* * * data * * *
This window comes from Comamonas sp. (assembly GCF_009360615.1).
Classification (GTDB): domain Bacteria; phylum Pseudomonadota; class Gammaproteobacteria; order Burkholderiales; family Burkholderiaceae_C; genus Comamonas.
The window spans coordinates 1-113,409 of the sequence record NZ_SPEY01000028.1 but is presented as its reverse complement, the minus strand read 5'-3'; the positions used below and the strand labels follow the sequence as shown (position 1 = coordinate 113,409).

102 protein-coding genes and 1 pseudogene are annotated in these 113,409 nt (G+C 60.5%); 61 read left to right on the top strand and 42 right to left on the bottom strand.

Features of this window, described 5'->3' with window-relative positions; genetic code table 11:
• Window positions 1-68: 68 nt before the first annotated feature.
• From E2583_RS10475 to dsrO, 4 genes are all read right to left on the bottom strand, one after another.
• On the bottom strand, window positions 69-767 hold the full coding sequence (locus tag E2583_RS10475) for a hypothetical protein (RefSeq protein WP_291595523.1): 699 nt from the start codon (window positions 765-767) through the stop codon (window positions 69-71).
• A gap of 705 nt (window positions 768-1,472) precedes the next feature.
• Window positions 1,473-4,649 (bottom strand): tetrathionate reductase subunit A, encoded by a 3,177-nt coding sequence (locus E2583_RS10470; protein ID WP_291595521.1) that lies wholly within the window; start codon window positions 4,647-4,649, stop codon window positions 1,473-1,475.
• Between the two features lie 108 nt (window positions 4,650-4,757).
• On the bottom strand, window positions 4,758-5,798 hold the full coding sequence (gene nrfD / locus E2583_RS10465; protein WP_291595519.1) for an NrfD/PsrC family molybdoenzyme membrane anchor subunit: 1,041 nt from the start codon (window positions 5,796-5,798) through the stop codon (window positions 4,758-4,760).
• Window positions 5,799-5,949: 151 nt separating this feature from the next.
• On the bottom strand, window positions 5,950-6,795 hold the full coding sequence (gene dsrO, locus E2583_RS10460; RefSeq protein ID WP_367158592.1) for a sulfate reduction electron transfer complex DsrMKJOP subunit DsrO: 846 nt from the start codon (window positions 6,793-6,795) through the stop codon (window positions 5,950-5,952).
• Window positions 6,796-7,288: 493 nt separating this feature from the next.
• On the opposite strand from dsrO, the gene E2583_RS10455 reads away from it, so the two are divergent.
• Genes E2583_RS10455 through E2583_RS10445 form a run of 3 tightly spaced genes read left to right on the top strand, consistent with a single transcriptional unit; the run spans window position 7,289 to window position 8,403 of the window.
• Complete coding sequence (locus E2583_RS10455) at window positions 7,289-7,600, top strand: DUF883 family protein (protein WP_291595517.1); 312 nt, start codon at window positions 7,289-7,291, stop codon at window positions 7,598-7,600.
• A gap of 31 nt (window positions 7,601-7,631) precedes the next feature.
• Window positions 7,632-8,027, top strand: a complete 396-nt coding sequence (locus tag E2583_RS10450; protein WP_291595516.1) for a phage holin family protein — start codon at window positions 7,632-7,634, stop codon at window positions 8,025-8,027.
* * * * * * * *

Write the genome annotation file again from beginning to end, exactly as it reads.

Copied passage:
This window comes from Comamonas sp. (assembly GCF_009360615.1).
Classification (GTDB): domain Bacteria; phylum Pseudomonadota; class Gammaproteobacteria; order Burkholderiales; family Burkholderiaceae_C; genus Comamonas.
The window spans coordinates 1-113,409 of the sequence record NZ_SPEY01000028.1 but is presented as its reverse complement, the minus strand read 5'-3'; the positions used below and the strand labels follow the sequence as shown (position 1 = coordinate 113,409).

102 protein-coding genes and 1 pseudogene are annotated in these 113,409 nt (G+C 60.5%); 61 read left to right on the top strand and 42 right to left on the bottom strand.

Features of this window, described 5'->3' with window-relative positions; genetic code table 11:
• Window positions 1-68: 68 nt before the first annotated feature.
• From E2583_RS10475 to dsrO, 4 genes are all read right to left on the bottom strand, one after another.
• On the bottom strand, window positions 69-767 hold the full coding sequence (locus tag E2583_RS10475) for a hypothetical protein (RefSeq protein WP_291595523.1): 699 nt from the start codon (window positions 765-767) through the stop codon (window positions 69-71).
• A gap of 705 nt (window positions 768-1,472) precedes the next feature.
• Window positions 1,473-4,649 (bottom strand): tetrathionate reductase subunit A, encoded by a 3,177-nt coding sequence (locus E2583_RS10470; protein ID WP_291595521.1) that lies wholly within the window; start codon window positions 4,647-4,649, stop codon window positions 1,473-1,475.
• Between the two features lie 108 nt (window positions 4,650-4,757).
• On the bottom strand, window positions 4,758-5,798 hold the full coding sequence (gene nrfD / locus E2583_RS10465; protein WP_291595519.1) for an NrfD/PsrC family molybdoenzyme membrane anchor subunit: 1,041 nt from the start codon (window positions 5,796-5,798) through the stop codon (window positions 4,758-4,760).
• Window positions 5,799-5,949: 151 nt separating this feature from the next.
• On the bottom strand, window positions 5,950-6,795 hold the full coding sequence (gene dsrO, locus E2583_RS10460; RefSeq protein ID WP_367158592.1) for a sulfate reduction electron transfer complex DsrMKJOP subunit DsrO: 846 nt from the start codon (window positions 6,793-6,795) through the stop codon (window positions 5,950-5,952).
• Window positions 6,796-7,288: 493 nt separating this feature from the next.
• On the opposite strand from dsrO, the gene E2583_RS10455 reads away from it, so the two are divergent.
• Genes E2583_RS10455 through E2583_RS10445 form a run of 3 tightly spaced genes read left to right on the top strand, consistent with a single transcriptional unit; the run spans window position 7,289 to window position 8,403 of the window.
• Complete coding sequence (locus E2583_RS10455) at window positions 7,289-7,600, top strand: DUF883 family protein (protein WP_291595517.1); 312 nt, start codon at window positions 7,289-7,291, stop codon at window positions 7,598-7,600.
• A gap of 31 nt (window positions 7,601-7,631) precedes the next feature.
• Window positions 7,632-8,027, top strand: a complete 396-nt coding sequence (locus tag E2583_RS10450; protein WP_291595516.1) for a phage holin family protein — start codon at window positions 7,632-7,634, stop codon at window positions 8,025-8,027.